Saturday, December 08, 2018

Schrodinger's Brexit

It has occurred to me today that there is a remarkable parallel between the decision which MPs have to take on Tuesday when deciding whether to vote for the May deal, and Schrodinger's "thought experiment" of the cat in the impenetrable box.

The problem faced by MPs is that nobody knows for certain - indeed, I am tempted to agree with those who argue that nobody has the least idea - what we will end up with if the deal is voted down.

I also think that a very good point was made by Anand Menon in his excellent article

"Disagree with May’s Brexit deal? Fine, but be honest about the alternatives,"

in which he points out that although the PM's proposed withdrawal agreement has many flaws, almost all of those in right, left, pro Brexit and anti-Brexit sides either have no credible alternative or are not being frank, open and realistic about the consequences of those alternatives.

For anyone who is not familiar with Schrodinger's cat, the idea is that we imagine a sealed box supplied with oxygen, cat food and water, which is impenetrable to any scanning device or form of light or radiation which might tell us what is inside, and into which we put what was, before the box was sealed, a live cat.

Also within the box is a mechanism which uses a purely random and unpredictable method to decide whether to release a poison which will quickly and painlessly kill the cat.

Schrodinger argued that if we have no means of knowing until we open the box whether the cat is alive or dead, there is a sense in which, until we actually do open it, the cat is both alive and dead as there is the potential for both states. The cat exists as a sort of wave form or probability pattern until the box is opened and the wave form "collapses" into a deal or living cat.



I have some difficulty with the idea that a cat can be both alive and dead but I have no difficulty with Schrodinger's Brexit

- E.g. we don't know until the outcome is determined whether if May's deal is voted down it will be the Brexiteers or the Remainers whose dreams are dead because there is the potential for both outcomes.

We do know, however, is that if May's deal goes down there will be one of four outcomes (I'm ignoring the question of whether there is another referendum or a general elections because these are process issues - people are putting both forward in the hope of getting the outcome they want but it is far from certain that either would solve the Brexit problem.)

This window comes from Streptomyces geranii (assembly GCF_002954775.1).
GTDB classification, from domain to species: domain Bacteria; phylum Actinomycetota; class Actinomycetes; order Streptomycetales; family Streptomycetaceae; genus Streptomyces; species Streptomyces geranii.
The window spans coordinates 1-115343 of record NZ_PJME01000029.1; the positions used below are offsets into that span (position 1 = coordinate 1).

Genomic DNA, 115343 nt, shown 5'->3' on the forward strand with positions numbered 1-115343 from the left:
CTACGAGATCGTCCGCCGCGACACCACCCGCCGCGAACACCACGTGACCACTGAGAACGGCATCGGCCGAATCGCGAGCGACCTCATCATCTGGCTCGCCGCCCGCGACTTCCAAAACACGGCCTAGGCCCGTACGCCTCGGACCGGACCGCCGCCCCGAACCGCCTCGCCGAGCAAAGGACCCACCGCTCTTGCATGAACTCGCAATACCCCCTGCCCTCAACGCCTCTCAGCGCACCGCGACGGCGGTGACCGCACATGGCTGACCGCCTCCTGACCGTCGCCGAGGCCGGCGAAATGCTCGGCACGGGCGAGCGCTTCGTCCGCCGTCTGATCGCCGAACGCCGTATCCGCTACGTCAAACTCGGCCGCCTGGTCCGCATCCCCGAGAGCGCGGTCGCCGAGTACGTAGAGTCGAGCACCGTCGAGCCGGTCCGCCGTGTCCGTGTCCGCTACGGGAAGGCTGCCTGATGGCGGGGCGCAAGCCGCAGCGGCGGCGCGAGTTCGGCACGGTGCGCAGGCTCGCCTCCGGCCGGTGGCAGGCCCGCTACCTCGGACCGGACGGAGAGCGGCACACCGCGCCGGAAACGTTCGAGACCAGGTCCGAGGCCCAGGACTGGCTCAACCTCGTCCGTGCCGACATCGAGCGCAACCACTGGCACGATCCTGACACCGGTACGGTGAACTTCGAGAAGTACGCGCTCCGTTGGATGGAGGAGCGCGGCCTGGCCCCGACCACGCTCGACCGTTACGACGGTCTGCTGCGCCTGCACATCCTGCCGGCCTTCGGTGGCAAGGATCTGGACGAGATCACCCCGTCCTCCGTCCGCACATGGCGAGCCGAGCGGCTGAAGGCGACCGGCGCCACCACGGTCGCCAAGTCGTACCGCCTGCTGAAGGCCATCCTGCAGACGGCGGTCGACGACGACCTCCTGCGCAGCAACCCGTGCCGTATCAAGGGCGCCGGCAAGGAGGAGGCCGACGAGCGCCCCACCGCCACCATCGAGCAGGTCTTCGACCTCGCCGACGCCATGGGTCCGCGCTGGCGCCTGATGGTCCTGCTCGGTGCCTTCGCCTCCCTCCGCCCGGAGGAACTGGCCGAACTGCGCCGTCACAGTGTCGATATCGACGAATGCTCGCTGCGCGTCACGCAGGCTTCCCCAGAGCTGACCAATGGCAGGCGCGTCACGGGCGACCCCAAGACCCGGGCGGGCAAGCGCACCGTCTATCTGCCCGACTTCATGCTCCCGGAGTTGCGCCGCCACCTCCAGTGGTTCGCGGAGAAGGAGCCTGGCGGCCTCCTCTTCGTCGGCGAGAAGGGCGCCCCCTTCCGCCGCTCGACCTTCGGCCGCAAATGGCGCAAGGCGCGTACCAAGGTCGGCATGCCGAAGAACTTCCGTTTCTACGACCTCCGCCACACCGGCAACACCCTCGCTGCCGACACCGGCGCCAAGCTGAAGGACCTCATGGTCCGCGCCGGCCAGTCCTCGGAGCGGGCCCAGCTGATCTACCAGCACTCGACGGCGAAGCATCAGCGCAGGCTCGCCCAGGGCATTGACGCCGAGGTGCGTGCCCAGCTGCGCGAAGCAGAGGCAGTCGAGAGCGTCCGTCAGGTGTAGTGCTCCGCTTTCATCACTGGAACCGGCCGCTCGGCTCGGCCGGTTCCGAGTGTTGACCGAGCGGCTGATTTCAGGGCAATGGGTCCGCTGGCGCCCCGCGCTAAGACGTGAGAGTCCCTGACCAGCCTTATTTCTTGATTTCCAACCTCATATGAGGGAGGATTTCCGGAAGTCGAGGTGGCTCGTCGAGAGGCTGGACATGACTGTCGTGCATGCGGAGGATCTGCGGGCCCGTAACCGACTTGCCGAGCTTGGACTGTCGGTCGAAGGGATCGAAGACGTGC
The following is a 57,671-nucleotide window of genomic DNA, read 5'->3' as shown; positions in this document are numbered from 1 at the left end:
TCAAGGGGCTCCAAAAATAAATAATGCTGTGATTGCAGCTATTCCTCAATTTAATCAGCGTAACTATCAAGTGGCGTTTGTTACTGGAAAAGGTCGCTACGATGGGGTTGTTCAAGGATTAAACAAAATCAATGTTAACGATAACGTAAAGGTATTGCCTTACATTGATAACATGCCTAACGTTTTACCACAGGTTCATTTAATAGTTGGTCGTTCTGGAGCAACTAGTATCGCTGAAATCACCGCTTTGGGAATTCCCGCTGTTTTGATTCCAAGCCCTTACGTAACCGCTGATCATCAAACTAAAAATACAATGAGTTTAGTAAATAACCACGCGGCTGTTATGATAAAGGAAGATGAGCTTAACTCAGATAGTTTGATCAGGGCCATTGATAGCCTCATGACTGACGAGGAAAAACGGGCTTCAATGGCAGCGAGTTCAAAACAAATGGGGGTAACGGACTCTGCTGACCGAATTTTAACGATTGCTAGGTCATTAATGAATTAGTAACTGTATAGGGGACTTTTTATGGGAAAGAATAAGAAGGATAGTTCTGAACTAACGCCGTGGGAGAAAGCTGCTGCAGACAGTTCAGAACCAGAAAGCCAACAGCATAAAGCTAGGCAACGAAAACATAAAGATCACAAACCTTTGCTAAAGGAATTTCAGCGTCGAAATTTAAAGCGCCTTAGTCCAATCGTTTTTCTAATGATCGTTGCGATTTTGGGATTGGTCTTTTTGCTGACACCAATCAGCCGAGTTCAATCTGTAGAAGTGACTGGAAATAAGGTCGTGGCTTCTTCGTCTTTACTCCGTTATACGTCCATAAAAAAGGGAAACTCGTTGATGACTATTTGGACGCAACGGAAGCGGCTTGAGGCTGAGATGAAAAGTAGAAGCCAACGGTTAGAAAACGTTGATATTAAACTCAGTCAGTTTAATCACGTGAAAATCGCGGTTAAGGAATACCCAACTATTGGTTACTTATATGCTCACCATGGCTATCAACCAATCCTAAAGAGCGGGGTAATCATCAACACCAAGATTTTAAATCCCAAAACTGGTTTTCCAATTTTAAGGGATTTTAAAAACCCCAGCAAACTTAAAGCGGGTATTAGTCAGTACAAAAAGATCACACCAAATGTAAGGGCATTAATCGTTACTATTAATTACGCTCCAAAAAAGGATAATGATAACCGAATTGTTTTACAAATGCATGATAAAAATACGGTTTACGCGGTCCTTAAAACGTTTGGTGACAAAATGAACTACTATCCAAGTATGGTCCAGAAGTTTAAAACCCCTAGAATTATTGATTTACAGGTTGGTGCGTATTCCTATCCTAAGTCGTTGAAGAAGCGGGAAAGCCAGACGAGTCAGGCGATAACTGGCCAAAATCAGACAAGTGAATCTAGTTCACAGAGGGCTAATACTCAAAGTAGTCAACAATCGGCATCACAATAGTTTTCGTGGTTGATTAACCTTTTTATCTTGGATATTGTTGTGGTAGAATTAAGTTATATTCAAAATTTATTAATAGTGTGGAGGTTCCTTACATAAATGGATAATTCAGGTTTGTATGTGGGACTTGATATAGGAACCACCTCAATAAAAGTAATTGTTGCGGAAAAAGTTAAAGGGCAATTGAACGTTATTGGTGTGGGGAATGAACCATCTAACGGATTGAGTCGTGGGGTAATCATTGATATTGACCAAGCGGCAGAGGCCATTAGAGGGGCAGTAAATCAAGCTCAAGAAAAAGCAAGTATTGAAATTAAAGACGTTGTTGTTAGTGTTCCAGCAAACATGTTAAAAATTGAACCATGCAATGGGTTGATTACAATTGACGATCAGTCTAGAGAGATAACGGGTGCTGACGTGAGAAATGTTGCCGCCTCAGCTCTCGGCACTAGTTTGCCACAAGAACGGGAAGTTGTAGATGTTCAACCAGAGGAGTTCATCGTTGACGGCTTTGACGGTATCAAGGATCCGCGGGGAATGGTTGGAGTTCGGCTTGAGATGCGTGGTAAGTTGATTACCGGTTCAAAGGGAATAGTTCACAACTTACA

Those four outcomes are

1) If parliament doesn't pass anything else by 29th March, under Article 50 Britain leaves the EU with no deal on 29th March 2019.

2) There is another round of negotiations with the EU after which a revised version of the May deal, or something similar to it, is put to parliament again and this time it passes.

3) There is a "softer" Brexit than May's deal, at least for the short term, based on EFTA or EEA membership, something similar to Norway's relationship with the EU, hence this is often referred to as the "Norway option." N.B. It is far from certain that this option is actually available.

4) Britain doesn't leave the EU after all.

Voting down the May deal is putting Brexit into the box. Only after that vote will we find out which of those four outcomes is the result. It could be a harder Brexit, a softer Brexit, or no Brexit at all.

What the outcome certainly won't be is an outcome that pleases everyone - that's not just a thought experiment, it's a cloud-cuckoo-land fantasy.

And because we won't find out what's in the box until after we open it and long after the votes have been case on Tuesday, we don't know whether Brexiteers who vote against May's deal are killing Brexit, or whether Remainers who vote against the deal are bringing about a hard Brexit.

If the May deal is voted down, however, there is, however, a strong possibility that when the box is opened and Schrodinger's Brexit "collapses" into a single outcome, one of those two things will have happened. 

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